A year ago, no one in Mayilattumpara could sleep soundly at night. Residents of the village in the foothills of Thrissur district, in southwest India’s Kerala state, feared invasions by wild elephants.

The animals, reacting to the loss of their forest habitat and a scarcity of food, frequently invaded the farmland around the village, trampling on plants and crops and destroying incomes.

Everything the villagers tried to deter the animals – digging trenches, beating traditional drums, installing solar-powered electric fences, or planting shrubs with supposed repellent qualities – proved ineffective. One after another, residents began to give up farming.

But the situation has turned around in the past year. Now people in Mayilattumpara are no longer disturbed by elephants. Instead they are agreeably surprised by visiting herds of journalists, scientists and environmentalists.

That’s because residents have finally figured out what repels elephants: honey bees.

A wire fence strung with beehives now stretches 2.5 km (1.5 miles) along the border of 18 village farms. The hives, hanging every 10 metres along the wire, are populated with Italian honey bees bred in Kerala.

Elephants, it turns out, are frightened of loudly buzzing bees and their ferocious stings. When elephants try to pass the wire fence, angry bees swarm out and the elephants quickly flee, residents say.

Protected by the bees, farmers can tend their crops again. And some are also beginning to cultivate a new harvest – honey.

Johny Kochery has 9 hectares (22 acres) of farmland in Mayilattumpara, but for a time gave up trying to produce crops after repeated damage by elephants. Now he points to flourishing coconut trees, rubber plants and more than 60 varieties of fruit on his land.

Since installing the beehive fence a year ago, “not even a single elephant reached the vicinity of my farm. Elephant attacks are an old story,” he said.

During the recent monsoon season, elephant herds crossed the nearby Peechi reservoir and raided the neighbouring villages of Kalladik, Thekkumpadu and Poolachode, trampling plantain trees and destroying villagers’ huts.

But they haven’t come any closer than 100 metres to the beehive fence protecting Mayilattumpara, residents say.

A view of a beehive fence that works to control farm invasions by hungry elephants in Mayilattumpara village in India's Kerala state, October 2017. Photo credit: K Rajendran/Thomson Reuters Foundation

African origins

The fence project, begun in January 2016 by a local farmers’ group with the support of the federal government’s Agriculture Technology Management Agency or ATMA, cost Rs 5,00,000.

VS Roy, who initiated the project while working for ATMA, said the idea came from the work of Lucy King, an Oxford University researcher who in 2008 successfully tested using African honeybees to keep elephants at bay in areas of Kenya where there was conflict between the animals and people.

The experiment was later repeated by other researchers in Tanzania.

“If it could (work)in the African forest, why couldn’t it in the Kerala forest?” Roy remembers thinking.

According to India’s environment ministry, conflict between humans and elephants across the country leads to regular deaths among both.

In Kerala alone in 2017, 22 people died in conflicts with elephants, which the state government says is a typical annual toll.

Last year the state’s forest department paid more than Rs 90 million in compensation for loss of life and destruction of property caused by elephants, officials said.

A view of bees inside a beehive in Mayilattumpara village in India's Kerala state, October 2017. Photo credit: K Rajendran/Thomson Reuters Foundation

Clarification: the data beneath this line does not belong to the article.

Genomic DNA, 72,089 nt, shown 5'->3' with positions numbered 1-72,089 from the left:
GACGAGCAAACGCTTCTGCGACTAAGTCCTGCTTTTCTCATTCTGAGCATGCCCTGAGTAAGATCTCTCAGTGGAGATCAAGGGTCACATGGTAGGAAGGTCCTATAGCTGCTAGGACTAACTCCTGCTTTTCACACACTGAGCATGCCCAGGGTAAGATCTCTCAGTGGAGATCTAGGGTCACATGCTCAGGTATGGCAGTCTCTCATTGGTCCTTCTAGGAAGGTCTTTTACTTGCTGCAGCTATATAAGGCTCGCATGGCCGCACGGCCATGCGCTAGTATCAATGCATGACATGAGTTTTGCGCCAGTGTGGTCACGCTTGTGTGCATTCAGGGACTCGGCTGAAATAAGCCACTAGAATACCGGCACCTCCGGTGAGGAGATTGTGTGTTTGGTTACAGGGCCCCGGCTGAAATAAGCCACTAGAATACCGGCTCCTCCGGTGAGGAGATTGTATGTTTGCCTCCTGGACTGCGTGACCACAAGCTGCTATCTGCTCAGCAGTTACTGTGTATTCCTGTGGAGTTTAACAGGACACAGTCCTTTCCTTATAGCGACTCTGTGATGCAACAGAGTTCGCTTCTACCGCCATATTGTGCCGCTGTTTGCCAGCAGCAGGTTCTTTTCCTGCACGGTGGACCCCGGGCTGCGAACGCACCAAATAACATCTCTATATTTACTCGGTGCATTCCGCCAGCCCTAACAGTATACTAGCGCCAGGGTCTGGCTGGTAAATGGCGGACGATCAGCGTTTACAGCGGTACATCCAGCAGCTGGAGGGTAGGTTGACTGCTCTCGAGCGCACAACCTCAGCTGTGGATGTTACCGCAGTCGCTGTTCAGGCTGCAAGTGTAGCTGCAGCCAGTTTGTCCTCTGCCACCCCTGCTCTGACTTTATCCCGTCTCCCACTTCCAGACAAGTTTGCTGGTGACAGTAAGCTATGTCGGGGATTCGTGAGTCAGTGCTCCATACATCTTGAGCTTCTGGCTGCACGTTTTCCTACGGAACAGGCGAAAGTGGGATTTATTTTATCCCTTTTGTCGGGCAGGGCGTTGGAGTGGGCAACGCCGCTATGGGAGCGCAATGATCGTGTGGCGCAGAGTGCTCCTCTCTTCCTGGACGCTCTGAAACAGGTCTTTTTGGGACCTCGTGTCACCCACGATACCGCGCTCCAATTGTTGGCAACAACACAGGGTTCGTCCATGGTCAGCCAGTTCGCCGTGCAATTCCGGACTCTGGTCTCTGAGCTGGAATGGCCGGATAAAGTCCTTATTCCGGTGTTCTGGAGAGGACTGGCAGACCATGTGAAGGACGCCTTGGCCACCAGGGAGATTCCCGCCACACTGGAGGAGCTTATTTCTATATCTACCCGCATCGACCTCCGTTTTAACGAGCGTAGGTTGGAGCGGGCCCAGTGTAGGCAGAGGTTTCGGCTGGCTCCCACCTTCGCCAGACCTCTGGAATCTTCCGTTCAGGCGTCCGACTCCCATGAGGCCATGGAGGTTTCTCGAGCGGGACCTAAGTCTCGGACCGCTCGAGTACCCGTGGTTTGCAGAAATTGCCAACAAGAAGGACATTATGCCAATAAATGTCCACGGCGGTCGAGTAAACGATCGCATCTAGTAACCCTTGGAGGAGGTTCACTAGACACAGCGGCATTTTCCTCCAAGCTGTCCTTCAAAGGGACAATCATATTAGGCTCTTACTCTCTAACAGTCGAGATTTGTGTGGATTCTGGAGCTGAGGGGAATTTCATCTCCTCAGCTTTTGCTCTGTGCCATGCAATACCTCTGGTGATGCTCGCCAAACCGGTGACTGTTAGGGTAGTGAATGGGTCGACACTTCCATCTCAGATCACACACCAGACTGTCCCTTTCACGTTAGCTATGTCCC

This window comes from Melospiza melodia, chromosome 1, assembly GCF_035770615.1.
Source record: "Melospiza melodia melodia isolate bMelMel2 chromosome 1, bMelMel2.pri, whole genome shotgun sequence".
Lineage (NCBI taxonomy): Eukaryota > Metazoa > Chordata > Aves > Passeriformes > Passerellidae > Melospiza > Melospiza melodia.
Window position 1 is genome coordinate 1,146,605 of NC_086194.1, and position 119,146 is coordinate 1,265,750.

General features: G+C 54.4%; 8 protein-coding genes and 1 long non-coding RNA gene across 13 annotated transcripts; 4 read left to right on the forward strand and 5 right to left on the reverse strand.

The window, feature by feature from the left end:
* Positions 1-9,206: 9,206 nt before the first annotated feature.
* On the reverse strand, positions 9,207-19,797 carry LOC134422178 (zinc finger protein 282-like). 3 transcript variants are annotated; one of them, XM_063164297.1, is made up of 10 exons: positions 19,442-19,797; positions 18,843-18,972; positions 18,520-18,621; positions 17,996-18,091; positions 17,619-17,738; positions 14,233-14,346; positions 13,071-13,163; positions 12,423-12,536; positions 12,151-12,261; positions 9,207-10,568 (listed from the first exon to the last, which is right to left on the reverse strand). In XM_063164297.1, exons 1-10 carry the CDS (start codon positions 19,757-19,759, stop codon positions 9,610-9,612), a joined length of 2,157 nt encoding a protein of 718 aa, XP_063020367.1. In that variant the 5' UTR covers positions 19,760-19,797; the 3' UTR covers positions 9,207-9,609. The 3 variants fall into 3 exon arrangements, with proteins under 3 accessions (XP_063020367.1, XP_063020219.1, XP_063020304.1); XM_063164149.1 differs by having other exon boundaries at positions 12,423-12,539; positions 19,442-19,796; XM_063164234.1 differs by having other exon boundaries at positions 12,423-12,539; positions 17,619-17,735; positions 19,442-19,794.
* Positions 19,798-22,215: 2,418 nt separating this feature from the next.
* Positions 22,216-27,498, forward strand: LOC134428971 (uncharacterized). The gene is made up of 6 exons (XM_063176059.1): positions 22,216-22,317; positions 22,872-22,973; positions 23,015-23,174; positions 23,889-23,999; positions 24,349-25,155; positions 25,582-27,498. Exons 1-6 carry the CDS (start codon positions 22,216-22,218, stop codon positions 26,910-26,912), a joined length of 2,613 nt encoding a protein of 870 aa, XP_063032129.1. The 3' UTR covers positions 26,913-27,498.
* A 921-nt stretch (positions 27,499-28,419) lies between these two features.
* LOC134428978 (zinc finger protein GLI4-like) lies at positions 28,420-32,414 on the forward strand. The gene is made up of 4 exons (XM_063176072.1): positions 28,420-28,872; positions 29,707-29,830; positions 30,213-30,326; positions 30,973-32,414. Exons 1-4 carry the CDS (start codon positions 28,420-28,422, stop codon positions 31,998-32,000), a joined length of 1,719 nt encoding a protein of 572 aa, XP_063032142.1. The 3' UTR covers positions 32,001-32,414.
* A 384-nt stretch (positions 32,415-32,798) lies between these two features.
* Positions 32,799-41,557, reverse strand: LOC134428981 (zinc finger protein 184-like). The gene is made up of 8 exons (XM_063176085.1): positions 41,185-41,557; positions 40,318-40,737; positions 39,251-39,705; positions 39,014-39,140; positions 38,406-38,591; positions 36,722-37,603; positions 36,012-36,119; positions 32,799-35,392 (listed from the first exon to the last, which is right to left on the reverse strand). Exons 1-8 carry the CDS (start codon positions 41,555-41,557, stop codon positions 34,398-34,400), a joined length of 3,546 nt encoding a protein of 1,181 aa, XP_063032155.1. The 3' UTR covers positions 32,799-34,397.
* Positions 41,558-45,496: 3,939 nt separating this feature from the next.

Problems and profits

Roy’s project was not an initial success. An experiment in 2012, in another district, failed in part because he did not first get sufficient support from local people, he said.

When he came to Mayilattumpara, he started the farmers’ association and involved them in the planning to win their backing and participation, he said.

Kochery, who heads the farmers’ association, noted that setting up such a system is not easy “unless farmers are ready for collective, meticulous and patient experimentation”.

Besides figuring out an effective fence and hive system, farmers also had to learn to manage bees and replace colonies that become diseased, and pick up the costs of doing that once initial grant money from ATMA ran out, he said.

None of that has been easy, he said.

But today the effort is beginning to pay off. Each December to March honey season, each of the 260 beehives strung along the fence could produce as much as 30 kg of honey, farmers said.

This has the potential to bring in up to Rs 65,000 for each farmer, allowing for a substantial profit even after the costs of maintaining the hives.

That has not yet happened, and Kochery said the farmers only broke even last season due to some initial glitches – but they hope to have a big harvest this year.

Despite the challenges, farmers from other areas of human-elephant conflict in the state now hope to replicate the Mayilattumpara effort, and win financial support from the state’s Forest and Wildlife Department.

“It should be scientifically sustainable. We are awaiting reports from on the ground,” said Nagesh Prabhu, the state’s head of forest conservation.

Kerala’s government is also trying to defuse conflict between elephants and people by reducing deforestation and rehabilitating elephant habitat, officials said.

In the meantime, EA Jayson, a scientist with the Kerala Forest Research Institute, which has completed a study of the beehive fence experiment, said the fencing seems to work – but there are now new problems to solve.

“Rather than technical issues, some social issues are creating hindrances. We have met with incidences of theft of beehive boxes,” Jayson said.

This article first appeared on Thomson Reuters Foundation News.